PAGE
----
Game Types
Bonuses
Slots
More
Online Casinos Poker Bingo Games Lotteries Sports & Racebooks Fantasy Sports Forex Betting Exchanges Spread Betting Binary Options Live Dealers
Weekly Newsletter Online Gaming News Payment Methods Gaming Software Gaming Site Owners Gaming Jurisdictions Edit Preferences Search
 
Bonuses! New games! Gossip! And all the player news you can handle. Sign up NOW!
 

Antigua asks for international support in WTO case against U.S.

24 May 2007

GENEVA – As reported by The International Herald Tribune: "The tiny Caribbean nation of Antigua and Barbuda slammed the United States on Tuesday over its illegal restrictions on Internet gambling sites based overseas and asked other countries to join in seeking compensation from Washington for its failure to comply with global trade rules.

"Antigua, the smallest country to successfully litigate a case in the World Trade Organization's 12-year-history, also threatened to target American trademarks, copyrights and telecommunications companies after the WTO Tuesday formally adopted a landmark decision in March that the United States' continued restrictions on online gambling were illegal.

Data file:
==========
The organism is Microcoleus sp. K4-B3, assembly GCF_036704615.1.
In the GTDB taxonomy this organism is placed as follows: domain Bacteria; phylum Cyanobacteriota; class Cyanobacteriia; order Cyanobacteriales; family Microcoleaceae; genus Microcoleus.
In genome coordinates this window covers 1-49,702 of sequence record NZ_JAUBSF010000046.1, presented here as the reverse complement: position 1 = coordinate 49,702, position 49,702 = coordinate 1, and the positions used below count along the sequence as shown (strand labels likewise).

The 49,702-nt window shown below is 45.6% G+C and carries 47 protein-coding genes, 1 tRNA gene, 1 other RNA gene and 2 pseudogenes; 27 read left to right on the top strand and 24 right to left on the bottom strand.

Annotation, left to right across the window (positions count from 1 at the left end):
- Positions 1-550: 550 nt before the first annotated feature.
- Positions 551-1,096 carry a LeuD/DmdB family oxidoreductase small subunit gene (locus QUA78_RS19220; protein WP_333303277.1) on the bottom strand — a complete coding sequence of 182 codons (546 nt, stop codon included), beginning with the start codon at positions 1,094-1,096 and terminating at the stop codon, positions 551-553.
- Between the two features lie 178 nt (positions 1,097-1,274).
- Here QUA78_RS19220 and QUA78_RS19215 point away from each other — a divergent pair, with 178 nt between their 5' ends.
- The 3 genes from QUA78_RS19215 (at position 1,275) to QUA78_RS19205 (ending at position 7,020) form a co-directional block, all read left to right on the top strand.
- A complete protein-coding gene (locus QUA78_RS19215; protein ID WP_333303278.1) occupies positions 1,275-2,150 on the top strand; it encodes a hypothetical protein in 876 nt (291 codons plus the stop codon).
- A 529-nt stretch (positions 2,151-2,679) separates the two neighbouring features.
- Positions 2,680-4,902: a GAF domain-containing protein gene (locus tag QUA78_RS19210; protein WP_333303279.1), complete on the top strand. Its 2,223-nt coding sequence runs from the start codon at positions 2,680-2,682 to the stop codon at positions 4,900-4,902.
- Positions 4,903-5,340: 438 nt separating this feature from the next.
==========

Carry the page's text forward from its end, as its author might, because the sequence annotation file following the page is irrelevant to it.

"'Not only do we think that members should press claims for compensatory adjustments as a matter of economic self-interest, but we also believe it is important that the process is made as difficult as possible for the United States,' Ambassador John Ashe of Antigua told the WTO's dispute settlement body.

"The gambling dispute is threatening to become one of the most complicated the WTO has ever handled and could soon spark a series of compensation negotiations between the United States and other trading powers such as the European Union.

"After losing the case, the U.S. announced that it would take an unprecedented legal step to change the international commitments it made as part of the 1994 GATS treaty regulating the trade in services among the 150 members of the WTO. As a result, the U.S. declined to challenge Tuesday's adoption of the Internet gambling ruling, because it says that its legal maneuver effectively ends the case.

"Juan Millan, a U.S. trade lawyer, told the Geneva-based trade body that the procedure — which no government had previously used to avoid a WTO ruling — was invoked 'in order to bring the United States into compliance and to resolve this dispute permanently…'

 
About Us | Advertising | Publications | Land Casinos